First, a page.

How to make a better, fairer Ballon d’Or

Get rid of the middle guy.
Get rid of the middle guy.
Image: Reuters/Arnd Wiegmann
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Who was the best soccer player in the world in 2014?

FIFA, the ethically-challenged arbiter of the world’s most popular sport, has proposed a short-list of three for the Ballon d’Or, the top individual accolade: Cristiano Ronaldo, Lionel Messi, and Manuel Neuer. Like most sports awards, fans are rooting for their favorites—but unlike many others, it’s hard to make a statistical case that one player is more valuable than another. That often makes the award merely a measure of prolific goal-scoring—but as any manager will tell you, that’s probably not enough to carry a successful soccer team. How can we improve?

Get better statistics.

Soccer comes with fewer starts and stops, a bigger field, infrequent scoring and more players in action at once than most well-measured sports, so it’s just hard to get a handle on what factors separate victory from defeat. It’s  even harder to separate an individual’s influence from a team’s result—which at least Microsoft seems to have figured out. Only recently have we seen more serious statistical efforts, but that data is largely proprietary and hard to obtain for analysis.

Don’t forget about goalkeepers.

Messi and Ronaldo are forwards, which makes it easier to compare their play, but Neuer is a goalkeeper, and no one has really found a way to compare the value of goalkeepers to outfield players—much to the ‘keepers’ detriment. Should a goal stopped be treated equally to a goal scored? How much should quality defenders influence our judgement of a keeper—and how much should quality midfielders influence our judgement of a forward? Add in Neuer’s unusual willingness to leave the penalty area and play as an outfield defender, and you’ve got another wrinkle.

Weigh competitions more fairly.

The voters in the Ballon d’Or—international coaches and captains, as well as journalists—are expected to consider performance in professional competitions (which, for the best, can include a national league, a national cup and the international Champion’s League) and while playing for their countries’ national team, which this year means the World Cup.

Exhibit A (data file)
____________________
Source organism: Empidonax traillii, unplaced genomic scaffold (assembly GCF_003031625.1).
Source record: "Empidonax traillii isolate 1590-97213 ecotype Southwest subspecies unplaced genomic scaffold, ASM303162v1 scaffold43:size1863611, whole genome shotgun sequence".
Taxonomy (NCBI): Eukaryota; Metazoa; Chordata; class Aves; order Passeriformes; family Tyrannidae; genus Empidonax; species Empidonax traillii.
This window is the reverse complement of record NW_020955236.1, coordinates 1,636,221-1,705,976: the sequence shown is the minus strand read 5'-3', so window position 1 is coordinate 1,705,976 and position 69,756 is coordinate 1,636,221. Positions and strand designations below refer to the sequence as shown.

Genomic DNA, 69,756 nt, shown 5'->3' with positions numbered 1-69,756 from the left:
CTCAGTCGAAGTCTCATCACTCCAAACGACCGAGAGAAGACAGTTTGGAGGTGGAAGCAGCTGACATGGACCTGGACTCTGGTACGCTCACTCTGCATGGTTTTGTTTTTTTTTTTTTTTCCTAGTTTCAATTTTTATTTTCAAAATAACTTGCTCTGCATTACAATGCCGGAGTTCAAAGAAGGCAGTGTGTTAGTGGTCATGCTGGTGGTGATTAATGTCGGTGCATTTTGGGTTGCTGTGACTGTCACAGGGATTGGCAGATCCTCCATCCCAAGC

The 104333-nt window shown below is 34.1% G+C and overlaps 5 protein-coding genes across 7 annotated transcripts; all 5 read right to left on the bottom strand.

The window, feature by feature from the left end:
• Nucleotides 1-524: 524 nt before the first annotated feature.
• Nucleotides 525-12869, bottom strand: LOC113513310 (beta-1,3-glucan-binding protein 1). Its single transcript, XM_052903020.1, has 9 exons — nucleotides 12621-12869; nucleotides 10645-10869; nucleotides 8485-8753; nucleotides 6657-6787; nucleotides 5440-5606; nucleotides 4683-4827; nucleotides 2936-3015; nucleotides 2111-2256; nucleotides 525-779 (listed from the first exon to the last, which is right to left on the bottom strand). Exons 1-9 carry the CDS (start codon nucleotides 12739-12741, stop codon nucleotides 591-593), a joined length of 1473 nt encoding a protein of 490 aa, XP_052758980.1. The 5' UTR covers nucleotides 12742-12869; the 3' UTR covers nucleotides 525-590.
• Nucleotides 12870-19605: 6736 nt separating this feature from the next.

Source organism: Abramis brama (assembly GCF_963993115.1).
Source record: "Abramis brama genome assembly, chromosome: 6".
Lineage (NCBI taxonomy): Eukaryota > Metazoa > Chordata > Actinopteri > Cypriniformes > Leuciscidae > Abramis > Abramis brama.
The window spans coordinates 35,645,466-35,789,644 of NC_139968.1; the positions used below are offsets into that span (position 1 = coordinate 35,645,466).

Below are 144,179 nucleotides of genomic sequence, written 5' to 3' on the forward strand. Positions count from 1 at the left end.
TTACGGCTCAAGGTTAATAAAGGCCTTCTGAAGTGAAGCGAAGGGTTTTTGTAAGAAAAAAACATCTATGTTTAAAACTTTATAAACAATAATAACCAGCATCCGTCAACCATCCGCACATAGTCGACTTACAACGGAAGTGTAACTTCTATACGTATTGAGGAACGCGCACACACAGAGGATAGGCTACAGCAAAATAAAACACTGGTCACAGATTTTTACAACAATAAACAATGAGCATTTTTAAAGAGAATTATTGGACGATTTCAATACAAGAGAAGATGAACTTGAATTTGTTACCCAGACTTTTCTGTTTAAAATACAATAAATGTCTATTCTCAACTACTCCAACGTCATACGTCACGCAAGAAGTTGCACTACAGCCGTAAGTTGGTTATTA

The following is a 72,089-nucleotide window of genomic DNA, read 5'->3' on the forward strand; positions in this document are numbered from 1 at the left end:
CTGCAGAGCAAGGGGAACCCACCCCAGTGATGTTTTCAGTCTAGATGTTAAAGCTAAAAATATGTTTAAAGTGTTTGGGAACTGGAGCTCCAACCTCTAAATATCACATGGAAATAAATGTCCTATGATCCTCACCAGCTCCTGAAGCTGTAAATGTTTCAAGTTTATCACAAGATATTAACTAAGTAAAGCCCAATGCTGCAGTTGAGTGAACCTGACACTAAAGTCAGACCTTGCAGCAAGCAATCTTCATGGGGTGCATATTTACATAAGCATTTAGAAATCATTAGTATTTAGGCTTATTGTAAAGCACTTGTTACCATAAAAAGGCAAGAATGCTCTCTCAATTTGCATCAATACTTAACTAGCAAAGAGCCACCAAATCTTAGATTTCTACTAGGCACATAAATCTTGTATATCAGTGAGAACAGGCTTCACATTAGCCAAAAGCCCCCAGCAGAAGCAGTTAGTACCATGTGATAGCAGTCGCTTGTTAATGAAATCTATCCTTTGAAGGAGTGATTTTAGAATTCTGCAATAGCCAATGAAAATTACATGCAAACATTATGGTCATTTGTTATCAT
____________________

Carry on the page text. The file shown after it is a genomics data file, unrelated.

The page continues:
That requires factoring in the strength of different leagues and even different teams. Neuer’s Germany won the World Cup, and only twice has the award been given to a player whose team didn’t in a World Cup year. Ronaldo, the favorite for this year’s award because of his record scoring for his professional team, saw his national team eliminated in the early stages of the tournament—but does that reflect more on him or the quality of his team? Meanwhile, Messi’s Argentina lost to Germany in the final, but he won an award as the tournament’s best player. How do you weigh those factors?

But, the voters might not be too far off.

One effort to quantify player performance comes from Luis Nunes Amaral, a physicist who studies complex systems. On something of a lark, he and some collaborators developed a metric to track players during the 2008 European Cup, treating the team as a network and prizing those players who kept possession of the ball (so that opponents couldn’t score) and set up scoring chances (so their team could). Not surprising, the Spanish team’s supreme artist of passing, Xavi Hernandez, came out on top in that tournament’s rating. Amaral launched a start-up to update and expand this metric, selling their analysis to teams and player agents.

He kindly made us this chart, showing some top players in the last four seasons in La Liga and the English Premiere League:

Notes: Season 4 is the current professional season so far; there was no available data for La Liga in 2010-2011.
Notes: Season 4 is the current professional season so far; there was no available data for La Liga in 2010-2011.

In a word, dominance by the two leading contenders for the award, and in particular, by the favorite. But this alignment between statistics and popular opinion may be because Messi and Ronaldo are such outliers—the best players, Amaral says, reside around 70 on his ranking, with Messi and Ronaldo jockeying for the top spot in the 80 range. “There have never been players like Ronaldo and Messi,” Amaral says. “Those two guys are so extraordinary, so remarkable.”

Amaral says that soccer is in a “pre-moneyball situation, and analytics could play a much more important role in these kind of decisions.” Perhaps in a few years, when age brings Messi and Ronaldo’s current run of excellence to a close, soccer statistics will have advanced enough that when the outliers aren’t obvious, we’ll still be able to know who’s best.